International Speedway (NASDAQ:ISCA) cash returns to investors in the form of share price appreciation, dividends, and share buybacks could increase in the days to come.
International Speedway is one of the companies offering increasing returns to investors over the last decade. It has recently announced its plan to increase its quarterly dividend by 11% for this year and to return cash to investors through share buybacks. On top of that, International Speedway share price appreciated more than 30% in the last twelve months.
Are International Speedway Investors Returns Safe?
Though past performance is never considered an indication for a prosperous future, International Speedway’s future fundamentals appear strong enough to enhance investor’s returns over the long-term.
The company is planning to return $280 million to investors in the form of dividends, as well as through a share repurchasing program from 2017 to 2021; the return of $280 million is comprised of $100 million in annual dividends and the rest as cash through share buybacks. The cash return program shows that International Speedway is likely to make a mid-single digit growth in its dividend in the following years.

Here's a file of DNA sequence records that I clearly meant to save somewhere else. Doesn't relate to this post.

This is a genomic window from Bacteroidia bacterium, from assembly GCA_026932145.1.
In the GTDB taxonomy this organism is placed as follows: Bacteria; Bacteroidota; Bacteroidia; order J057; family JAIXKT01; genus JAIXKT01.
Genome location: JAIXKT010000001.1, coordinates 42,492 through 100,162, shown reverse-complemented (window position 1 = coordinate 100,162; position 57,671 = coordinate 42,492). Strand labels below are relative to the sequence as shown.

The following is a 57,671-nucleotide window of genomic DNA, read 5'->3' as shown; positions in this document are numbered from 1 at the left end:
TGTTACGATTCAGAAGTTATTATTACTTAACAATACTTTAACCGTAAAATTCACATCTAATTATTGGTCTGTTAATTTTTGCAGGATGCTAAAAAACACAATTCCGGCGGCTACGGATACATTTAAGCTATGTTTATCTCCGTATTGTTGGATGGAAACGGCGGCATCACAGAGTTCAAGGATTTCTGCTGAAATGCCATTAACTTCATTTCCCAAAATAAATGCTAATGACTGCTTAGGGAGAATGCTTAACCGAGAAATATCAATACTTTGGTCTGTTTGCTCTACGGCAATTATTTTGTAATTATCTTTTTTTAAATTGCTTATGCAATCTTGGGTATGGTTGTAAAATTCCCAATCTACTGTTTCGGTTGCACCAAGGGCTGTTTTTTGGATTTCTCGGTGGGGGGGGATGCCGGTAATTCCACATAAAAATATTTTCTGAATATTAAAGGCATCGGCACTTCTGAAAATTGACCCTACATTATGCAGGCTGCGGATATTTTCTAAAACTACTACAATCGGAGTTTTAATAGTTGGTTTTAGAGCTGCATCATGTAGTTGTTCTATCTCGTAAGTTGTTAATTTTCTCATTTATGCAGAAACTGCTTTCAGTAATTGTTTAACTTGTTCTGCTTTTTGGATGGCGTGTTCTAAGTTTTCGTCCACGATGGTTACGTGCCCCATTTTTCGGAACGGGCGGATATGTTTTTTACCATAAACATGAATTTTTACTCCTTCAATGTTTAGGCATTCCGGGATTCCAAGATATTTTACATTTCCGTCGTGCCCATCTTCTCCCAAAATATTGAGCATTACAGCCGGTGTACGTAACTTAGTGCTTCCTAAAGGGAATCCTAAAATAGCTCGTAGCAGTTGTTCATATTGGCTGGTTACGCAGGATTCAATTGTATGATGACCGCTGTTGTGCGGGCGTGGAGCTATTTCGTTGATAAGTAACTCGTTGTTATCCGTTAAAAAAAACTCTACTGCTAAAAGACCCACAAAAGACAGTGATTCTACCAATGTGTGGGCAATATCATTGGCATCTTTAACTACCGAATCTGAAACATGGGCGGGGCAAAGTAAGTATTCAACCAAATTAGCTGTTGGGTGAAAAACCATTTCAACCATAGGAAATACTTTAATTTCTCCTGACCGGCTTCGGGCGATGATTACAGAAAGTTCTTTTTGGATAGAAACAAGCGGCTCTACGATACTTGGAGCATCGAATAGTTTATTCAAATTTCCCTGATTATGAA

International Speedway appears to be in a stable position to achieve its goals. The company has been generating a steady growth in its revenues, earnings, and cash flows. It generated a revenue of $320 million in the first six months of this year compared to the revenue of $313 million last year. Besides, it has reaffirmed its FY2018 revenue guidance to be in the range of $680M to $695M and its diluted EPS is anticipated to stand around $1.90 to $2.10.
Lower Valuations and Financial Growth Supports Share Price Gains
International Speedway shares are trading around $45 at present, up 32% in the last twelve months. Its valuations and steady growth in financial numbers offer robust support for further upside potential. International Speedway shares are trading around only 7.7 times to earnings compared to the industry average of 20 times. Its price-to-cash flow and price-to-book ratios are also hovering below the industry averages.
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